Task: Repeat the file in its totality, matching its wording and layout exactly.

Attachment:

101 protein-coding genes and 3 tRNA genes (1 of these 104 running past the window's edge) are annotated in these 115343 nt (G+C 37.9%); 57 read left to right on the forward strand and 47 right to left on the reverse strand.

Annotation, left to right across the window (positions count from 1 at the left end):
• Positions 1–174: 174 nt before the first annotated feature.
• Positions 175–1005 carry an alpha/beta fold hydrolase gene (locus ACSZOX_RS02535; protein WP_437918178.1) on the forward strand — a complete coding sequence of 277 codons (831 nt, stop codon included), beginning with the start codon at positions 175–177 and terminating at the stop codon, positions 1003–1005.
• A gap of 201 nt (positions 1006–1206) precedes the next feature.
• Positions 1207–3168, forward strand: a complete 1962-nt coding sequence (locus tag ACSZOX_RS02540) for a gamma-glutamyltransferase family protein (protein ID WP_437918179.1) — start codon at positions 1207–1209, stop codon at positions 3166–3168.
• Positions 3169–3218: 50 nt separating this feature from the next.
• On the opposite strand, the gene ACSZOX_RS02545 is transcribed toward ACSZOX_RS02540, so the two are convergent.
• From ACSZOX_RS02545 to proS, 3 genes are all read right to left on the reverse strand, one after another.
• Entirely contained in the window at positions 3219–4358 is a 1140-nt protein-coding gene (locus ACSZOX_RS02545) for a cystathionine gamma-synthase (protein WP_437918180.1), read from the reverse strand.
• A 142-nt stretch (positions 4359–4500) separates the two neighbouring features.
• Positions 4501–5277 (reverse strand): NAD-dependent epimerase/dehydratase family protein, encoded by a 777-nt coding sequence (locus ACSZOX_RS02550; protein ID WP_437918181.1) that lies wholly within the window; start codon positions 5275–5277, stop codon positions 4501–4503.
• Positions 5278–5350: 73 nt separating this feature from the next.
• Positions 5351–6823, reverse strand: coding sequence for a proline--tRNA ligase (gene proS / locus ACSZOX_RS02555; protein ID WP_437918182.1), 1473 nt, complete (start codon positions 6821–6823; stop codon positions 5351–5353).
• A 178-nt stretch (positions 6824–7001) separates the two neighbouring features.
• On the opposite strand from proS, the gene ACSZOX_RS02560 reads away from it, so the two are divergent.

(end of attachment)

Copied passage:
101 protein-coding genes and 3 tRNA genes (1 of these 104 running past the window's edge) are annotated in these 115343 nt (G+C 37.9%); 57 read left to right on the forward strand and 47 right to left on the reverse strand.

Annotation, left to right across the window (positions count from 1 at the left end):
• Positions 1–174: 174 nt before the first annotated feature.
• Positions 175–1005 carry an alpha/beta fold hydrolase gene (locus ACSZOX_RS02535; protein WP_437918178.1) on the forward strand — a complete coding sequence of 277 codons (831 nt, stop codon included), beginning with the start codon at positions 175–177 and terminating at the stop codon, positions 1003–1005.
• A gap of 201 nt (positions 1006–1206) precedes the next feature.
• Positions 1207–3168, forward strand: a complete 1962-nt coding sequence (locus tag ACSZOX_RS02540) for a gamma-glutamyltransferase family protein (protein ID WP_437918179.1) — start codon at positions 1207–1209, stop codon at positions 3166–3168.
• Positions 3169–3218: 50 nt separating this feature from the next.
• On the opposite strand, the gene ACSZOX_RS02545 is transcribed toward ACSZOX_RS02540, so the two are convergent.
• From ACSZOX_RS02545 to proS, 3 genes are all read right to left on the reverse strand, one after another.
• Entirely contained in the window at positions 3219–4358 is a 1140-nt protein-coding gene (locus ACSZOX_RS02545) for a cystathionine gamma-synthase (protein WP_437918180.1), read from the reverse strand.
• A 142-nt stretch (positions 4359–4500) separates the two neighbouring features.
• Positions 4501–5277 (reverse strand): NAD-dependent epimerase/dehydratase family protein, encoded by a 777-nt coding sequence (locus ACSZOX_RS02550; protein ID WP_437918181.1) that lies wholly within the window; start codon positions 5275–5277, stop codon positions 4501–4503.
• Positions 5278–5350: 73 nt separating this feature from the next.
• Positions 5351–6823, reverse strand: coding sequence for a proline--tRNA ligase (gene proS / locus ACSZOX_RS02555; protein ID WP_437918182.1), 1473 nt, complete (start codon positions 6821–6823; stop codon positions 5351–5353).
• A 178-nt stretch (positions 6824–7001) separates the two neighbouring features.
• On the opposite strand from proS, the gene ACSZOX_RS02560 reads away from it, so the two are divergent.